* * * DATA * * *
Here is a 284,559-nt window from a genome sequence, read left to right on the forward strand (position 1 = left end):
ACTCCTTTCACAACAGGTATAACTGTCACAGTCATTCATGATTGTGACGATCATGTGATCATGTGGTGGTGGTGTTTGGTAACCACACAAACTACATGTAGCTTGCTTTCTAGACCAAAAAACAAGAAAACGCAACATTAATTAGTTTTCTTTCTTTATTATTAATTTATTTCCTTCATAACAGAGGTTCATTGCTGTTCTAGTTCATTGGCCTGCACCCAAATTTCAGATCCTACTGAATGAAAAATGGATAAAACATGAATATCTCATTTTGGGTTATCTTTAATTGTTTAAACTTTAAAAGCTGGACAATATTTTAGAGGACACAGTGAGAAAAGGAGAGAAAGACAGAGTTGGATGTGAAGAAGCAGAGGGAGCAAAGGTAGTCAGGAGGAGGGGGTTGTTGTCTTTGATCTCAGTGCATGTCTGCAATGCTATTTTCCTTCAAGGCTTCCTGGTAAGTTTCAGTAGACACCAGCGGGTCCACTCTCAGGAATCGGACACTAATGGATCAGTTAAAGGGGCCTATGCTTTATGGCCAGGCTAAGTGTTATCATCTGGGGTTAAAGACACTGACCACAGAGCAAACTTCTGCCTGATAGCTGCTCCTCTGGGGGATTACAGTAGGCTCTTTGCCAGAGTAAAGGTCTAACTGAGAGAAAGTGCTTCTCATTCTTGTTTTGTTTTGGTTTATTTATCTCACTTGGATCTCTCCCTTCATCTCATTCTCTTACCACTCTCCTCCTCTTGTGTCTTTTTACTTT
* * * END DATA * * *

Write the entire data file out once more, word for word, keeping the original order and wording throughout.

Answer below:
Here is a 284,559-nt window from a genome sequence, read left to right on the forward strand (position 1 = left end):
ACTCCTTTCACAACAGGTATAACTGTCACAGTCATTCATGATTGTGACGATCATGTGATCATGTGGTGGTGGTGTTTGGTAACCACACAAACTACATGTAGCTTGCTTTCTAGACCAAAAAACAAGAAAACGCAACATTAATTAGTTTTCTTTCTTTATTATTAATTTATTTCCTTCATAACAGAGGTTCATTGCTGTTCTAGTTCATTGGCCTGCACCCAAATTTCAGATCCTACTGAATGAAAAATGGATAAAACATGAATATCTCATTTTGGGTTATCTTTAATTGTTTAAACTTTAAAAGCTGGACAATATTTTAGAGGACACAGTGAGAAAAGGAGAGAAAGACAGAGTTGGATGTGAAGAAGCAGAGGGAGCAAAGGTAGTCAGGAGGAGGGGGTTGTTGTCTTTGATCTCAGTGCATGTCTGCAATGCTATTTTCCTTCAAGGCTTCCTGGTAAGTTTCAGTAGACACCAGCGGGTCCACTCTCAGGAATCGGACACTAATGGATCAGTTAAAGGGGCCTATGCTTTATGGCCAGGCTAAGTGTTATCATCTGGGGTTAAAGACACTGACCACAGAGCAAACTTCTGCCTGATAGCTGCTCCTCTGGGGGATTACAGTAGGCTCTTTGCCAGAGTAAAGGTCTAACTGAGAGAAAGTGCTTCTCATTCTTGTTTTGTTTTGGTTTATTTATCTCACTTGGATCTCTCCCTTCATCTCATTCTCTTACCACTCTCCTCCTCTTGTGTCTTTTTACTTT